Senckenberg Research Institute and Natural History Museum Frankfurt








Tübingen, 23.07.2015

„It must be a woman“
Researchers from the University of Tübingen present fragments of a new female figurine from Hohle Fels Cave at the Urgeschichtlichen Museum Blaubeuren

New Venus fragments from Hohle Fels?Archaeologists, Prof. Nicholas Conard and his team member Maria Malina, present the discovery of two fragments of a new female figurine in today‘s edition of the journal: Archäologische Ausgrabungen Baden-Württemberg. The figurine shows similarities with the well-known Venus from Hohle Fels that Prof. Conard published in 2009. [more...]

 1) The carved and engraved mammoth ivory fragments from Hohle Fels Cave. 2) Reconstruction of how the new finds fit in relation to the female figurine from 2008. Figure: M. Malina/University of Tübingen


Tübingen, 08.06.2015

Giant deers were still present in Southern Germany after the Ice Age
Tübingen scientists reconstruct the DNA of the Megaloceros from findings in caves in the Swabian Alb and discover possible causes for its later extinction
WG Palaeogenetics

The mass extinction at the end of the last Ice Age led to the disappearance of many animal species including the mammoth, the woolly rhinoceros, cave bears and the Megaloceros, also known as the giant deer or Irish elk, which could weigh as much as 1.5 tons. Scientists Megalocerosstill do not fully know the precise reasons for the extinction of many species; it probably took place due to a combination of climate change and hunting by humans. However, some species of animals survived the end of the last glacial period somewhat longer than others. They include the giant deer, which populated huge areas of Eurasia during the Ice Age. These animals were still present in parts of north-western Europe after the Ice Age, before they finally disappeared about 7,000 years ago. Scientists at the University of Tübingen have now managed to isolate mitochondrial genomes (mtDNA) from deer bones found in the Swabian Alb that are 12,000 years old which sheds light on how prevalent these animals were in southern Germany.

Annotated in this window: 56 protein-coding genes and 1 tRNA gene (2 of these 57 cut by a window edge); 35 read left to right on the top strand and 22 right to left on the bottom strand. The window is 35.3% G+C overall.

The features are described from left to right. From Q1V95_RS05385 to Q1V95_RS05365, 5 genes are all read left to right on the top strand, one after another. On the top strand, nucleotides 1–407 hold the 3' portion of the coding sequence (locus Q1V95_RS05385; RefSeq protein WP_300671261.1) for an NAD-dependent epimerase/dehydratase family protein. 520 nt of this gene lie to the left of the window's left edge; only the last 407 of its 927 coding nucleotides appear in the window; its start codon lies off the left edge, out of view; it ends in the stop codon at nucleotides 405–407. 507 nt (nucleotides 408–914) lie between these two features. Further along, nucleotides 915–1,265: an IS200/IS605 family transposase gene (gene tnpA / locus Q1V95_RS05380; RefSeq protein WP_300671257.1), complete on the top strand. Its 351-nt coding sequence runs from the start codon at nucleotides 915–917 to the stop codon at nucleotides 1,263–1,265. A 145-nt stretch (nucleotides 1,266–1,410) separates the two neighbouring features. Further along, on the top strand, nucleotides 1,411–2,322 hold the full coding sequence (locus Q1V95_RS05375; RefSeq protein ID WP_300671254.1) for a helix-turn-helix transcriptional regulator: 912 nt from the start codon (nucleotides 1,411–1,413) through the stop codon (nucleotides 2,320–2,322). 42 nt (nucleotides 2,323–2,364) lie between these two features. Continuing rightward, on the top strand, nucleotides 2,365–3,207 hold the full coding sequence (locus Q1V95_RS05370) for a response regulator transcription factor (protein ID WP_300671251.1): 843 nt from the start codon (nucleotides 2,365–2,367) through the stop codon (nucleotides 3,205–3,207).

Skeleton of a giant deer. Photo: Cosimo Posth


Tübingen, 31.03.2015

What 300,000 year old eggshells reveal about the environment of the Palaeolithic
The nesting site of whooper swans on the banks of a former lake in Schoningen
WG Early Prehistory and Quaternary Ecology

Eggshell from SchöningenIn the 1990s the discovery of the oldest completely preserved wooden hunting weapons made the Palaeolithic excavation site in Schöningen internationally renowned. Scientists from the Centre for Human Evolution and Palaeoenvironment Tübingen and colleagues from Halle-Wittenberg and Hannover identified eggshell remains from various species of birds. The systematic evaluation of these eggshells within the next years will help to achieve significant contributions to the reconstruction of the climatic conditions during this interglacial period as well as new insights into the behaviour of migratory birds and the human diet 300,000 years ago.